Mark Schoofs Joins ProPublica as Senior Editor
New York, N.Y.—July 25, 2011—ProPublica announced today that Pulitzer Prize-winning journalist Mark Schoofs will join ProPublica on Aug. 15 as a senior editor.
Schoofs comes to ProPublica after working for more than a decade at The Wall Street Journal. While there, Schoofs played a key role in investigations ranging from abuse and fraud in Medicare to the effects of war in the Democratic Republic of the Congo. He contributed to the Journal’s coverage of the Sept. 11 attacks, which won the 2002 Pulitzer Prize for Breaking News. Schoofs also led a team of reporters covering the 2001 manhunt for the anthrax mailer and helped edit coverage of the 2010 Haiti earthquake and the 2010 Times Square bomb attempt.
Prior to the Journal, Schoofs was a staff writer at The Village Voice, where he won the 2000 Pulitzer Prize for International Reporting for his eight-part series on AIDS in Africa. He has also freelanced for several publications, including The New York Times Magazine and The Washington Post. Schoofs graduated magna cum laude from Yale University with a degree in Philosophy and holds two U.S. patents.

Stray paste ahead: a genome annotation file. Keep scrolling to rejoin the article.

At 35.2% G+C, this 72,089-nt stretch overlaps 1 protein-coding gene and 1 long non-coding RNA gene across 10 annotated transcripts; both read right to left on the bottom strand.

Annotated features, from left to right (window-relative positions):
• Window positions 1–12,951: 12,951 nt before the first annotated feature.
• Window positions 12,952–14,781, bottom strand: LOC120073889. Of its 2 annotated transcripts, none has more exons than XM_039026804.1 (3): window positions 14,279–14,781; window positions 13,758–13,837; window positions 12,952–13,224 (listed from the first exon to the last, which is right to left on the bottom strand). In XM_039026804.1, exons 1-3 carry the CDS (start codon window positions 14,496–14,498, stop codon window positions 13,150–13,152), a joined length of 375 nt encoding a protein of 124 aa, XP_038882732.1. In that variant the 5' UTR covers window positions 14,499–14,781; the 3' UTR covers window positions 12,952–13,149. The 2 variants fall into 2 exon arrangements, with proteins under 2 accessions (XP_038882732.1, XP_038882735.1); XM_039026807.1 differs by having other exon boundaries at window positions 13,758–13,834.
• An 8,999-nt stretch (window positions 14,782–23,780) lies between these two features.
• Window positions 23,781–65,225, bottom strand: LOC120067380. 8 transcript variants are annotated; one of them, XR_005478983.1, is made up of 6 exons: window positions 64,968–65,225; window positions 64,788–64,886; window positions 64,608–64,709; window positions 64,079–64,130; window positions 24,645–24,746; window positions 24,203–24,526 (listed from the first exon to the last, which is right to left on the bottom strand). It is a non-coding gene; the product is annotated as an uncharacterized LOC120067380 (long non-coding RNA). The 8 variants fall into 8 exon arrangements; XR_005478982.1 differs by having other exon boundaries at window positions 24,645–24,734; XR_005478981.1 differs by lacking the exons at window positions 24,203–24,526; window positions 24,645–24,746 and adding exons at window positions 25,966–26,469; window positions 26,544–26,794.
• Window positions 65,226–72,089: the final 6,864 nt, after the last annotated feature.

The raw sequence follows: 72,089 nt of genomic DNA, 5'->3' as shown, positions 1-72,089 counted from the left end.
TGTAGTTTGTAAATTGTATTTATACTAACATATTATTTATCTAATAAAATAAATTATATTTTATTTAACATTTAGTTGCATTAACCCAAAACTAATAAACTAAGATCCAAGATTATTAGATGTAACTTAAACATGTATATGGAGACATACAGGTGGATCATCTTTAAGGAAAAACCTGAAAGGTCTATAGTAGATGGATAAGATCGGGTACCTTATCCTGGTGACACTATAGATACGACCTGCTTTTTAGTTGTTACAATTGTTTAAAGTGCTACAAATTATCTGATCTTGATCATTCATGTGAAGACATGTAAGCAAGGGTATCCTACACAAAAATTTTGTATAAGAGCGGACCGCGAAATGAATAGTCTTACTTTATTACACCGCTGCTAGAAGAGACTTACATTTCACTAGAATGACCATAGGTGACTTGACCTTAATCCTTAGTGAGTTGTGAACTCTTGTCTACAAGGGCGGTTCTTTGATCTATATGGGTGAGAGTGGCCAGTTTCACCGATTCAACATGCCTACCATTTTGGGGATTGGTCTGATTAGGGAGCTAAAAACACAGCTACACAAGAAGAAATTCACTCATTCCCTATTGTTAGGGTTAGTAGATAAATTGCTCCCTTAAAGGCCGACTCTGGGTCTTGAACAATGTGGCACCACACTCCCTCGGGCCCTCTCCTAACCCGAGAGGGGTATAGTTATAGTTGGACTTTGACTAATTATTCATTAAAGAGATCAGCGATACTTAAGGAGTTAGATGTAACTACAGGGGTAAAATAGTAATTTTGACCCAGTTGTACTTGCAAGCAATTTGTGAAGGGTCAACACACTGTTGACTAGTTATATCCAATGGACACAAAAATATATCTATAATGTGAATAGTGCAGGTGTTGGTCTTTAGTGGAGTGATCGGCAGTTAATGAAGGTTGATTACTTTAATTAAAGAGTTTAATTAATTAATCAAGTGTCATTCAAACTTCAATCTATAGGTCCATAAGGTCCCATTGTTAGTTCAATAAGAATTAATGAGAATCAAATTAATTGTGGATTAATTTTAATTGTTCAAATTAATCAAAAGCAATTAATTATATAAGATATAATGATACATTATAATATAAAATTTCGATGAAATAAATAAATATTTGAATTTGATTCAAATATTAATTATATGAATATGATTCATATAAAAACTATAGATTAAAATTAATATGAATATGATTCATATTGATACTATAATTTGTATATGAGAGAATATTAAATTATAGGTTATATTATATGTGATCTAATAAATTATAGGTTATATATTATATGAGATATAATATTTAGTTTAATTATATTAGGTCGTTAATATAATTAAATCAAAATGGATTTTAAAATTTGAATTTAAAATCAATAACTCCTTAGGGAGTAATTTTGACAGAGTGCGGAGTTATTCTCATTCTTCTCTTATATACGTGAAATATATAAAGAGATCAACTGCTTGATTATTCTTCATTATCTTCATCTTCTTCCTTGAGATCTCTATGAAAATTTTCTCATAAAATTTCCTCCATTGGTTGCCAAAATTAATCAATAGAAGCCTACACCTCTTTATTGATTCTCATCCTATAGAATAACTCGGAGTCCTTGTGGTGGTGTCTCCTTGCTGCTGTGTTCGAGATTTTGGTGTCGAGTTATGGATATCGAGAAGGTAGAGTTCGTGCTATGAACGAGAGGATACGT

“Mark has had a remarkable range of experiences as a reporter. We are excited to add to our staff someone whose work has mixed cutting-edge techniques with old-fashioned rigor and shoe leather,” said Stephen Engelberg, ProPublica’s managing editor.
“I’m thrilled to be joining ProPublica. As tight budgets force many news organizations to constrict their investigative efforts, ProPublica’s mission becomes ever more critical. I’m excited to pitch in and work with a great group of journalists,” said Schoofs.
ProPublica is an independent, non-profit newsroom that produces investigative journalism in the public interest. In 2010, it was the first online news organization to win a Pulitzer Prize. In 2011, ProPublica won the first Pulitzer awarded to a body of work that did not appear in print. ProPublica is supported primarily by philanthropy and provides the articles it produces, free of charge, both through its own website and to leading news organizations selected with an eye toward maximizing the impact of each article.
Safeguard the public interest.
Support ProPublica’s award-winning investigative journalism.
ProPublica in the News
- 100 great things about America
- How ProPublica changed investigative reporting
- In Praise of ProPublica
- Making a market: How ProPublica blends news that wins Pulitzers with news that wins followers
- Scott Klein: News apps don't just tell a story, they tell your story
- ProPublica's outreach a welcome step toward "open-source" journalism